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Since when do Senators get to choose Donald Trump’s nominees for the positions of federal judges? Since now.
In an article on Powerline which references an editorial piece in the Wall Street Journal , Trump has withdrawn three names from his original list of 50 judicial nominees. Imagine the outrage of Kamala Harris and Dianne Feinstein: all of the judges are considered to be conservative. The irony is that these potential judges and their records would otherwise be admired by people from the Left and Right. Patrick Bumatay is an assistant U.S. Attorney who specializes in drug enforcement; he is also a 40-year old gay Filipino American. Daniel Collins has a private law practice, was an associate deputy attorney general and worked on issues like child exploitation. And Kenneth Lee, also in private practice, was an associate counsel to George W. Bush and has a pro bono practice for the poor and incarcerated.
These are the men that Harris and Feinstein have rejected.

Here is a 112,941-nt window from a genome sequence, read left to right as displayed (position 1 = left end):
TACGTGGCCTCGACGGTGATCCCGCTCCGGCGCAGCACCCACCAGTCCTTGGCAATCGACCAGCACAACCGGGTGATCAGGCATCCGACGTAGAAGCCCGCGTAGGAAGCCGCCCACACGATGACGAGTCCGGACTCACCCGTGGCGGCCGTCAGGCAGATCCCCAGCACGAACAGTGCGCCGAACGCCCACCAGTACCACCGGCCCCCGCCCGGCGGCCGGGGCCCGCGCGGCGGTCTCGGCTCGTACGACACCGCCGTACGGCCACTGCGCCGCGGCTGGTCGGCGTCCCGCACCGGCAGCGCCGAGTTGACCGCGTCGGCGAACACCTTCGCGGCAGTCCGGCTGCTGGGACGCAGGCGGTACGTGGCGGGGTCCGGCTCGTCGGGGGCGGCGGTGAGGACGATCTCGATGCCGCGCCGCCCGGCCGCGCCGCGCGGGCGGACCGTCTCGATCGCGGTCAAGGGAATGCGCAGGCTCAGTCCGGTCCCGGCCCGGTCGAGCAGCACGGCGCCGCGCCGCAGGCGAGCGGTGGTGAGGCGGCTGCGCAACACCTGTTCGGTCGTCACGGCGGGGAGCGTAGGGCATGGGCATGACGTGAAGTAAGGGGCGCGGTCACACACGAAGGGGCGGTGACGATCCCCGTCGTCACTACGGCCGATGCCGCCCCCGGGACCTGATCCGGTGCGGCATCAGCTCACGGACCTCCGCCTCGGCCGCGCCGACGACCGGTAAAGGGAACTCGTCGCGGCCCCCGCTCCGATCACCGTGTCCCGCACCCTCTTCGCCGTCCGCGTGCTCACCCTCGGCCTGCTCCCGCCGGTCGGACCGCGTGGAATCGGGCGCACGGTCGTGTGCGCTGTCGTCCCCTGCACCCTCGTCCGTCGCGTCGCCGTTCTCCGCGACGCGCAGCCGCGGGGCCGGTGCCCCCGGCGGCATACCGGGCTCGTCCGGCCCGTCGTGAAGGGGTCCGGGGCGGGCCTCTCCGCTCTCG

But both Senators offered an alternative for selecting nominees for the three open positions:
The Democrats want to pick one name from the White House list, one from their own and a third consensus nominee.
Both articles suggest reasons that President Trump might have agreed to this request. None of the reasons make any sense to me. They appear to be based on a hope and a prayer that the Democrats will be more cooperative toward future judges.
Consulting Senators in the past was done as a courtesy—you know, when Senators were willing to be more cooperative.
This decision bodes a bad future for our judiciary. Do you see something I might be missing that makes this a good strategy?